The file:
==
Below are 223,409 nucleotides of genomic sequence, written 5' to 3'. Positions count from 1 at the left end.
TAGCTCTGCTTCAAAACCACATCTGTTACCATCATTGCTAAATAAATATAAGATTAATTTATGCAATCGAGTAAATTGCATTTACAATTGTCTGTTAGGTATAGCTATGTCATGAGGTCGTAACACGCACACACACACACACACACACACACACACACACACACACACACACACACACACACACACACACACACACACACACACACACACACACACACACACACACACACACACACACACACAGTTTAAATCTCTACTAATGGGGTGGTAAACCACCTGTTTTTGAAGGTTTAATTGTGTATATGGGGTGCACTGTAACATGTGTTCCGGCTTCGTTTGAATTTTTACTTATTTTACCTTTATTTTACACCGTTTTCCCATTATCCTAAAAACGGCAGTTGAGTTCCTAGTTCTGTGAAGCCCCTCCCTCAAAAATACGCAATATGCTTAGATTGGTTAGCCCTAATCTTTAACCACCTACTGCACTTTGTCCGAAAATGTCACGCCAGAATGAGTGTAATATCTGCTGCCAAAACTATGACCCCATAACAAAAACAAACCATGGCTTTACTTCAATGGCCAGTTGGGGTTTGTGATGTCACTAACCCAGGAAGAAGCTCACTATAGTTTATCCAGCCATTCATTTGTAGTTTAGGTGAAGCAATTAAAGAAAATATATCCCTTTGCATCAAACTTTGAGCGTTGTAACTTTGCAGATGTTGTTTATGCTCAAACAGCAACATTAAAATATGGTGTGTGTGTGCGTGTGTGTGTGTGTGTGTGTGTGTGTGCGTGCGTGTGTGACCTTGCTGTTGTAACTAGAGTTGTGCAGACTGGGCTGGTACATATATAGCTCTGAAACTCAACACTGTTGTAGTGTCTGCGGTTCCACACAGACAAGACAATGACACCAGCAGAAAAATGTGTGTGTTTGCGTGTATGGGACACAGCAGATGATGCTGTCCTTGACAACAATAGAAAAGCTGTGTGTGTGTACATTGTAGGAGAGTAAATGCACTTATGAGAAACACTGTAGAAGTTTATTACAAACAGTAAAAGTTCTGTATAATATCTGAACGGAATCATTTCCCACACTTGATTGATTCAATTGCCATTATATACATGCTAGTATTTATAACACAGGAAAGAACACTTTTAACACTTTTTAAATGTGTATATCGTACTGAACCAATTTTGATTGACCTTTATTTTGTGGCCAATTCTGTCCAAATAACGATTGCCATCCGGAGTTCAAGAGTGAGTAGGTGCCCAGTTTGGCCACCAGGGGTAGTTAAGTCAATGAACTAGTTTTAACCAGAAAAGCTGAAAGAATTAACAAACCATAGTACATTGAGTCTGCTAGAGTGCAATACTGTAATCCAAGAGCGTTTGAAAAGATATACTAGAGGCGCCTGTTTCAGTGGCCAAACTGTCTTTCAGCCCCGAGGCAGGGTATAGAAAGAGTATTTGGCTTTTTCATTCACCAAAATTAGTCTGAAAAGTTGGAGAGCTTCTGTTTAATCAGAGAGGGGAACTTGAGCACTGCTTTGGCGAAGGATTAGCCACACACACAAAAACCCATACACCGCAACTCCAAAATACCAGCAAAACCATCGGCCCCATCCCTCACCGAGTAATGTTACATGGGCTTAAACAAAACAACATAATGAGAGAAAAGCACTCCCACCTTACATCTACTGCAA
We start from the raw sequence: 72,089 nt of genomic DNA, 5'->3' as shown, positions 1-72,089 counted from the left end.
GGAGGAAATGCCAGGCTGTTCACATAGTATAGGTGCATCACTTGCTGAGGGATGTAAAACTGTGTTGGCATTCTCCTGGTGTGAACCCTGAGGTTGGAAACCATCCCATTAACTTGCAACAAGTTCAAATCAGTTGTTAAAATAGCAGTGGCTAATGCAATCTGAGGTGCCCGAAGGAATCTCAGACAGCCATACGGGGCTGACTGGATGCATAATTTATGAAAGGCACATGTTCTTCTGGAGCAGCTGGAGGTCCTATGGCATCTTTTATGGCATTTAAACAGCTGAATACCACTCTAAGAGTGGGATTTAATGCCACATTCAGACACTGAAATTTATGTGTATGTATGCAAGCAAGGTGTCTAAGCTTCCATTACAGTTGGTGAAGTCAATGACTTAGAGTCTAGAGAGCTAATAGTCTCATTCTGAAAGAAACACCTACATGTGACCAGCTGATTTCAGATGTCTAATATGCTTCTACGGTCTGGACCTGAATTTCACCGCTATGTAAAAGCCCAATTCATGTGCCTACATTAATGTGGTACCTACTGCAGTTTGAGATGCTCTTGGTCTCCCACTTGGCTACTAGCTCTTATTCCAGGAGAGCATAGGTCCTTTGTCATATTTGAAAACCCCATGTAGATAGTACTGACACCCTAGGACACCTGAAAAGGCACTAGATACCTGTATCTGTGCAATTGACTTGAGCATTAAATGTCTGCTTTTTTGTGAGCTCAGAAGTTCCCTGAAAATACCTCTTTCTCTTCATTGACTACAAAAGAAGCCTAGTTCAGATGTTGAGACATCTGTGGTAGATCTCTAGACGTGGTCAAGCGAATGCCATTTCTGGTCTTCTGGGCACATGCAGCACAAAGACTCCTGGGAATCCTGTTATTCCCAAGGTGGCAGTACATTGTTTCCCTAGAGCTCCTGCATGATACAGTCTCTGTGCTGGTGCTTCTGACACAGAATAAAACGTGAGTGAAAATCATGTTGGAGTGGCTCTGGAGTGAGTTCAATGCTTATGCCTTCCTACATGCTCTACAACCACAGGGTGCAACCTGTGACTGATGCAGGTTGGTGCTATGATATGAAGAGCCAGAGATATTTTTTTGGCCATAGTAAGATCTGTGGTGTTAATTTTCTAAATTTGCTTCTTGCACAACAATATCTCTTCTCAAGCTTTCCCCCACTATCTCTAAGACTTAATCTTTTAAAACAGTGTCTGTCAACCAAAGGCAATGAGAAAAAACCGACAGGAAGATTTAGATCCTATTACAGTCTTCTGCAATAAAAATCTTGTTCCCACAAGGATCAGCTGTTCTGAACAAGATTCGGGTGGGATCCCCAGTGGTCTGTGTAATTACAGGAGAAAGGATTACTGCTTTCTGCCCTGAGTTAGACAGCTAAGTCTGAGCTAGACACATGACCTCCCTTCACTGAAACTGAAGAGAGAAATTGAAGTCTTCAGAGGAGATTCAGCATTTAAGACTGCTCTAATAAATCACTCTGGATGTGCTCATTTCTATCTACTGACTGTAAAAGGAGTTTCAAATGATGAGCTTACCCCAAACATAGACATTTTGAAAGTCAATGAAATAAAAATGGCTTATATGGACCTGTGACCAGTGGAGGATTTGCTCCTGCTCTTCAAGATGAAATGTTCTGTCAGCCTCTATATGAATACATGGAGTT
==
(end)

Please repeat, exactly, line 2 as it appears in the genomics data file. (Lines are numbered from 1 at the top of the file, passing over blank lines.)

TAGCTCTGCTTCAAAACCACATCTGTTACCATCATTGCTAAATAAATATAAGATTAATTTATGCAATCGAGTAAATTGCATTTACAATTGTCTGTTAGGTATAGCTATGTCATGAGGTCGTAACACGCACACACACACACACACACACACACACACACACACACACACACACACACACACACACACACACACACACACACACACACACACACACACACACACACACACACACACACACACACAGTTTAAATCTCTACTAATGGGGTGGTAAACCACCTGTTTTTGAAGGTTTAATTGTGTATATGGGGTGCACTGTAACATGTGTTCCGGCTTCGTTTGAATTTTTACTTATTTTACCTTTATTTTACACCGTTTTCCCATTATCCTAAAAACGGCAGTTGAGTTCCTAGTTCTGTGAAGCCCCTCCCTCAAAAATACGCAATATGCTTAGATTGGTTAGCCCTAATCTTTAACCACCTACTGCACTTTGTCCGAAAATGTCACGCCAGAATGAGTGTAATATCTGCTGCCAAAACTATGACCCCATAACAAAAACAAACCATGGCTTTACTTCAATGGCCAGTTGGGGTTTGTGATGTCACTAACCCAGGAAGAAGCTCACTATAGTTTATCCAGCCATTCATTTGTAGTTTAGGTGAAGCAATTAAAGAAAATATATCCCTTTGCATCAAACTTTGAGCGTTGTAACTTTGCAGATGTTGTTTATGCTCAAACAGCAACATTAAAATATGGTGTGTGTGTGCGTGTGTGTGTGTGTGTGTGTGTGTGTGCGTGCGTGTGTGACCTTGCTGTTGTAACTAGAGTTGTGCAGACTGGGCTGGTACATATATAGCTCTGAAACTCAACACTGTTGTAGTGTCTGCGGTTCCACACAGACAAGACAATGACACCAGCAGAAAAATGTGTGTGTTTGCGTGTATGGGACACAGCAGATGATGCTGTCCTTGACAACAATAGAAAAGCTGTGTGTGTGTACATTGTAGGAGAGTAAATGCACTTATGAGAAACACTGTAGAAGTTTATTACAAACAGTAAAAGTTCTGTATAATATCTGAACGGAATCATTTCCCACACTTGATTGATTCAATTGCCATTATATACATGCTAGTATTTATAACACAGGAAAGAACACTTTTAACACTTTTTAAATGTGTATATCGTACTGAACCAATTTTGATTGACCTTTATTTTGTGGCCAATTCTGTCCAAATAACGATTGCCATCCGGAGTTCAAGAGTGAGTAGGTGCCCAGTTTGGCCACCAGGGGTAGTTAAGTCAATGAACTAGTTTTAACCAGAAAAGCTGAAAGAATTAACAAACCATAGTACATTGAGTCTGCTAGAGTGCAATACTGTAATCCAAGAGCGTTTGAAAAGATATACTAGAGGCGCCTGTTTCAGTGGCCAAACTGTCTTTCAGCCCCGAGGCAGGGTATAGAAAGAGTATTTGGCTTTTTCATTCACCAAAATTAGTCTGAAAAGTTGGAGAGCTTCTGTTTAATCAGAGAGGGGAACTTGAGCACTGCTTTGGCGAAGGATTAGCCACACACACAAAAACCCATACACCGCAACTCCAAAATACCAGCAAAACCATCGGCCCCATCCCTCACCGAGTAATGTTACATGGGCTTAAACAAAACAACATAATGAGAGAAAAGCACTCCCACCTTACATCTACTGCAA